> Can you point me to a link for that? I'd be happy to chase it up.

Last I can find we did that was F8 but I'm pretty sure we did it up to 10 or so.  The new gitweb replacement makes it hard to find stuff

http://git.fedorahosted.org/cgit/docs/release-notes.git/tree/fedora-release-notes.spec?h=f8

Back at the 2010 Desktop Help Summit we had a fairly extensive discussion with Shaun McCance (GNOME Yelp developer) about fixing this regression in the updated (at that time) Yelp, perhaps even integrating Yelp with khelpcenter (there were KDE developers in on the discussion), but nothing ever really developed.

> Do you have any notes on the role you expect the release notes to play?
> Right now they seem to be designed as part of the documentation, rather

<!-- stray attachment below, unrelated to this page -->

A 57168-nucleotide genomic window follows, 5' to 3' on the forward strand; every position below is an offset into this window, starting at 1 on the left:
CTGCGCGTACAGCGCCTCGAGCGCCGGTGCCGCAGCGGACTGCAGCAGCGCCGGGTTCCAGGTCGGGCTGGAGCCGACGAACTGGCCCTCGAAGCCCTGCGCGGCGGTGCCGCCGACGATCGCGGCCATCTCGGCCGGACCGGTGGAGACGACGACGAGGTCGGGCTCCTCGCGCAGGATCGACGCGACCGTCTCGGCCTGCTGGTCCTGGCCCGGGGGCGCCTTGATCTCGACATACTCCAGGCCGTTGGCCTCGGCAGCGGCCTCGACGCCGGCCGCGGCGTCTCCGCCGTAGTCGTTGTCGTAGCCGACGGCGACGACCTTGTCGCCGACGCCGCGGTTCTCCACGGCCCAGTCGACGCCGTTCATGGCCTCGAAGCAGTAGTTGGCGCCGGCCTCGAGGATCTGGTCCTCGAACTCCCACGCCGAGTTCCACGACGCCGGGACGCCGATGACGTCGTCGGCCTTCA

> than, say, a marketing device. Is that right?

The Alpha release notes are more of a marketing device, but the installed release notes really document significant changes tht users and administrators can expect when upgrading from the previous version.  That's kind of what "Release Notes" means.  In a perfect world users would review the release notes before install.  Occasionally there are things in the release notes that need to be done before install.  For example, database upgrades sometimes require the administrator to dump the databases before the upgrade.

Originally, the release notes were in the root directory of the install media so a user could review them before install,  However, as Fedora (and the release notes) grew and as the number of languages exploded, that became unweildy.